Mr. Reiss usually sells or phases out his companies when their fad products stop selling. Today he owns mainly Valdawn Inc., a four-year-old watch marketer here. Valdawn's sales of Asian-made novelty watches more than doubled to $7.2 million last year from $3.3 million in 1992, Mr. Reiss says.
At all his ventures, Mr. Reiss says he keeps overhead to a bare minimum, avoids owning factories or warehouses and brings in partners to share the investment. "My energies are spent on laying off risk - dividing it up with other people," Mr. Reiss says.
It's an approach many long-surviving business owners take, says Howard H. Stevenson, a professor at Harvard Business School. "Many people think of entrepreneurs as plungers and gamblers," Prof. Stevenson says. "But most successful entrepreneurs, if they take any risk at all, are very calculating about it." Among entrepreneurial successes, cautious souls are far more common than people like Donald Trump, he adds. One of the case studies assigned to
entrepreneurship students at Harvard's business school involves Mr. Reiss's low-risk trivia game venture from the early 1980's.
When Mr. Reiss noted the success (in Canada, initially) of Trivia Pursuit 11 years ago, he shot off a letter to TV Guide magazine, proposing the creation of a rival TV Guide Television Trivia Game. Mr. Reiss says he turned to TV Guide because it established name would reduce the risk involved in a game venture. Also, the magazine could provide advertising space seen by millions. When the publisher agreed, Mr. Reiss called a wealth friend in Chicago; the two men formed Trivia Inc. to create and market the game.
Mr. Reiss had no funds of his own at risk. The venture used his Chicago partner's line of credit to arrange for manufacturing. Instead of paying a fee in advance to the specialist hired to design the game, Mr. Reiss offered a royalty on future sales. That was much more costly in the long run, but it reduced the venture's risk, Mr. reiss says.
The venture fared very well indeed: about $7 million in sales on a $50,000 investment, according to Mr. Reiss. Of course, he had to split the profits with his partner - but he says it was worth it to reduce his risks.
Minimizing risks also lets Mr. Reiss focus on unglamorous fundamentals-such as sales. Though he is a Harvard M.B.B. himself, Mr. Reiss rates selling techniques - largely neglected in business schools - as more important anything elase.
Instead of making feverish sales pitches, more salespeople should sit patiently while customers talk about their needs, Mr. Reiss says. "The most effective thing is learning how to listen," he says.
For instance, Mr. Reiss chose a cat design for his first novelty watch after one buyer told him that such designs were in strong demand. (The watch, the first of about 180 styles, sold well.) Besides listening, Mr. Reiss says he also explicitly asks for orders-a routine step that many salespeople neglect to take.
Although caution isn't always enough to ensure success, it does allow Mr. Reiss to avoid losing much money even when his ideas flop-as he says they often have. In 1988, for instance, Mr. Reiss's R & R Recreation Products, Inc. introduced a line of novelty picture frames that made portraits resemble magazine, such as "Man of the Year" issues of Time. The entrepreneur persuaded Time and other magazines to go along-and he won about $3 million in orders from retailers.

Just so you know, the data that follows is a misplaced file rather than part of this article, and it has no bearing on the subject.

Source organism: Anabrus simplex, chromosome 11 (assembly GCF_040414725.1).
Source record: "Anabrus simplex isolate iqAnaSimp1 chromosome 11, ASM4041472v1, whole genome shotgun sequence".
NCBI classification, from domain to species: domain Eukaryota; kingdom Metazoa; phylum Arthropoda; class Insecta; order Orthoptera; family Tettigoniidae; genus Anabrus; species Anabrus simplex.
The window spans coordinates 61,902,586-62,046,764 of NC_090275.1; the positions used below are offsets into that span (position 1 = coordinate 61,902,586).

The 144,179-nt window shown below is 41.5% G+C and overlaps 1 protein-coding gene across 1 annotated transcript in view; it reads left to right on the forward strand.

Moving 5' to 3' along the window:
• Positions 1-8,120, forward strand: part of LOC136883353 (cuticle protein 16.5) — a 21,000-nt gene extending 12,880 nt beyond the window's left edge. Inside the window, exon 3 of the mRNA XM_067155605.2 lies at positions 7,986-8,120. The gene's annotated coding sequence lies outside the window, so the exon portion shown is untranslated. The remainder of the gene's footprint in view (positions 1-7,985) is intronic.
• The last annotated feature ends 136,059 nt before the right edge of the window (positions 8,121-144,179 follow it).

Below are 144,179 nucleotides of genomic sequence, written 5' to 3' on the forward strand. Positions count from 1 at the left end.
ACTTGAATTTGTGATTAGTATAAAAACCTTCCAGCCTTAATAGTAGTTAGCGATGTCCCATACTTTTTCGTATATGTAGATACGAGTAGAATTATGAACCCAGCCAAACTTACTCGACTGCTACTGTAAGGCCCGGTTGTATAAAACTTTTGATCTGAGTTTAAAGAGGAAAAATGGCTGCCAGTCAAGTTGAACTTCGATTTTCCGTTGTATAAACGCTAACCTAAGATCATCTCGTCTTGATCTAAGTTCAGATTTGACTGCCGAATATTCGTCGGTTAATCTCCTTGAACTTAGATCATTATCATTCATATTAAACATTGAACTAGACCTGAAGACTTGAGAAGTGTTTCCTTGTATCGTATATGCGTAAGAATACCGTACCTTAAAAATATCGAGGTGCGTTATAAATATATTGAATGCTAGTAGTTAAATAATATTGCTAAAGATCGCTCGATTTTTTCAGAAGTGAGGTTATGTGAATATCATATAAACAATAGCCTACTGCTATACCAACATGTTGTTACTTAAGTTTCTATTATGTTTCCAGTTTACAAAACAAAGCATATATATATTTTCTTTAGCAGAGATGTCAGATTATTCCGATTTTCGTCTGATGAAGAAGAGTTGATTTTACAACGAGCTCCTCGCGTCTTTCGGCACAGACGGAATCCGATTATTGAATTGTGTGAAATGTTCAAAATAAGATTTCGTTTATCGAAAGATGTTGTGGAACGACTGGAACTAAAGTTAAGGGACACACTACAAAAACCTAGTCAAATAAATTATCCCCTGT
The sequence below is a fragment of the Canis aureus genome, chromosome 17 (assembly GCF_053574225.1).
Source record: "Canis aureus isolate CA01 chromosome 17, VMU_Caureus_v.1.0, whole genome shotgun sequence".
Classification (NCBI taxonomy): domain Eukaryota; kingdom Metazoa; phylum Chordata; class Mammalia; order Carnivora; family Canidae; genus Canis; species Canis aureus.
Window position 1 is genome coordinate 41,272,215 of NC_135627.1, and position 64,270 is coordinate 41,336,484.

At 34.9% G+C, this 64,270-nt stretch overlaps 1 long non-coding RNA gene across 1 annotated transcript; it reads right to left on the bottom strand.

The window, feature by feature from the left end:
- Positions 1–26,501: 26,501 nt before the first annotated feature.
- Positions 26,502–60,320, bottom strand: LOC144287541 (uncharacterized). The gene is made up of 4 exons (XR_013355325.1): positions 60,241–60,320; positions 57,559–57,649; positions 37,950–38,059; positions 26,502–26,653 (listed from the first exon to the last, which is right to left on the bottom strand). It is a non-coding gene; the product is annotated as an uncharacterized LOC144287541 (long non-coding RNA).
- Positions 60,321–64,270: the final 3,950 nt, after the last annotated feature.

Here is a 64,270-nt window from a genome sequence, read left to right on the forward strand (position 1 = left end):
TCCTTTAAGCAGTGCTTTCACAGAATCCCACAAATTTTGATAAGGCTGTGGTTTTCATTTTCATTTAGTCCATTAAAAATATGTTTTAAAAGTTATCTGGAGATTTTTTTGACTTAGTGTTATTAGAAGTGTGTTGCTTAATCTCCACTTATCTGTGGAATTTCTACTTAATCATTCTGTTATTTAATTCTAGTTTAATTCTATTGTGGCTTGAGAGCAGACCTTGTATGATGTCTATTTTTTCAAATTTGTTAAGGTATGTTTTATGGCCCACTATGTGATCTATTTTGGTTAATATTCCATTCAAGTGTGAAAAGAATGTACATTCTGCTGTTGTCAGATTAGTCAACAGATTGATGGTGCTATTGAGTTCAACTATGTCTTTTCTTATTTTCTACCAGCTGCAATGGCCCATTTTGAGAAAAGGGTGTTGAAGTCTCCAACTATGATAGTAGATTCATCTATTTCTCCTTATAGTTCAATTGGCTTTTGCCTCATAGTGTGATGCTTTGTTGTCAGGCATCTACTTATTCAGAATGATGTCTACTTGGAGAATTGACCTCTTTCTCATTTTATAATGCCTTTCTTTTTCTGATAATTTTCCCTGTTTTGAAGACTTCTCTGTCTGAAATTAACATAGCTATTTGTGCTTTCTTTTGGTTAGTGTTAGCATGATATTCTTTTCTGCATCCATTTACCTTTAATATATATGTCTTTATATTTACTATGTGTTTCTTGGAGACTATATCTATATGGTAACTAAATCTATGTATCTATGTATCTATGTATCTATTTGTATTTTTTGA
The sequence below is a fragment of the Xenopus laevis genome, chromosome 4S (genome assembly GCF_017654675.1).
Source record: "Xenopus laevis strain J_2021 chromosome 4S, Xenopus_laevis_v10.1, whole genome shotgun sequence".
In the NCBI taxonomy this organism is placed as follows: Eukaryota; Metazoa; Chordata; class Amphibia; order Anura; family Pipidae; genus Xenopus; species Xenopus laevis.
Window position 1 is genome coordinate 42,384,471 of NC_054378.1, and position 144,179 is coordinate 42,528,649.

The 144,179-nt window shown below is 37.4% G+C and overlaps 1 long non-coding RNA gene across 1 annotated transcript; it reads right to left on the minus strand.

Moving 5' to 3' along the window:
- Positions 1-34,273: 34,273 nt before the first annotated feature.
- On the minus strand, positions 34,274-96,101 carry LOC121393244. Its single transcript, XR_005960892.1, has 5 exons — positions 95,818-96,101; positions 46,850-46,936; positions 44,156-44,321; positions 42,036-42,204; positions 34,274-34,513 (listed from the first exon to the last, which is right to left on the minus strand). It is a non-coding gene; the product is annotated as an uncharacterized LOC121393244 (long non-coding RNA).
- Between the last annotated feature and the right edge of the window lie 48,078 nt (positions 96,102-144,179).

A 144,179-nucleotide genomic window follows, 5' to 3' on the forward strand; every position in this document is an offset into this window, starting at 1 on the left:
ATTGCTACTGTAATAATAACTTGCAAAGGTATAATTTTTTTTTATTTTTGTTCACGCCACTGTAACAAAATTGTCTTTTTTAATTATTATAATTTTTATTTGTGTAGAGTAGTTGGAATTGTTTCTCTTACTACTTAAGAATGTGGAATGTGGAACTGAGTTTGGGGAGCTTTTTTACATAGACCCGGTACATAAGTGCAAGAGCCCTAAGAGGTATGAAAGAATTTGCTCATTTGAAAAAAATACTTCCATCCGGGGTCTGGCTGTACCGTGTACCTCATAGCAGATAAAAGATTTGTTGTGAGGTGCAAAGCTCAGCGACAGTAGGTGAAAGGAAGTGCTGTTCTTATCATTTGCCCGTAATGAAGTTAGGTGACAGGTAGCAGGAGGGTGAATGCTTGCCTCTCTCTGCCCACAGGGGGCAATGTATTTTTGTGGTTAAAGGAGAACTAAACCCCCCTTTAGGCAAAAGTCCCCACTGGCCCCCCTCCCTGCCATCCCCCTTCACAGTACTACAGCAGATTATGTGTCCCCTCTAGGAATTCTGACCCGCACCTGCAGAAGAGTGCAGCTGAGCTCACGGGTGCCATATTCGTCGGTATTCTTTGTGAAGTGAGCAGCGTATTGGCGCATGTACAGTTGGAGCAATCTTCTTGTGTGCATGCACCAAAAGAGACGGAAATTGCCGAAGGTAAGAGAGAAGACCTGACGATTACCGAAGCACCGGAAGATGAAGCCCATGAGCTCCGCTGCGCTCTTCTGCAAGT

But the frames failed with consumers, and there were almost no reorders. In less than two years, the product died.
Still, Mr. Reiss says he lost only time and effort, not money: indeed, he says the business turned a slight profit while it lasted. he says he had spent more than half his time for a year setting up the business. But he paid nothing in advance to Time and the other, promising only royalties. He built no factory to make picture frames. Instead, he brought in a frame company in Chelsea, Mass., as his partner. R&R, which is still extant, moved on to other projects. "All I could lose on a deal like the picture frames is time," Mr. Reiss says.
Mr. Reiss started his career as a sales executive for a pencil company in the 1950s. He went into business for himself in 1959, starting a tiny New York company that earned sales commissions from manufacturers for getting their products into stores. "I wanted to be my own boss," he says.
Except for a period in the 1970s after a larger company bought out his first venture, Mr. Reiss has been his own boss ever since. "Making things happen-not talking about it-gives me a big kick," he says. "I have no idea what people at big companies do in meetings all day. They talk things to death."
Today, Mr. Reiss is building one of his biggest ventures ever. Promising faster delivery than the biggest watch makers, Valdawn aims to hit $20 million in sales for 1994, and $50 million within a few years, he says. The company has five employees including the boss, and plans to hire one or two more this year. Valdawn, Mr. Reiss says, "is my first chance to build a long-term, large-volume company, something that isn't just a fad."
But Mr. Reiss, as usual, says he doesn't stand to lose much if his projections are wrong. He still owns no warehouse or manufacturing facility. Valdawn increases watch orders from its suppliers only when it has firm orders in hand from its own customers, he says.
Mr. Reiss says that for now, he will concentrate on building Valdawn, but further ventures are always possible. "There are always huge opportunities," he says, "if you just sit back and keep looking."

 Meet Bob Reiss
 Read the Introduction
 Table of Contents
 Editorial Reviews
 Customer Reviews
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Low Risk, High Reward

Bob Reiss
WITH Jeffrey L. Cruikshank
Foreword by Howard H. Stevenson

Paperback, ISBN: 0-9713848-0-0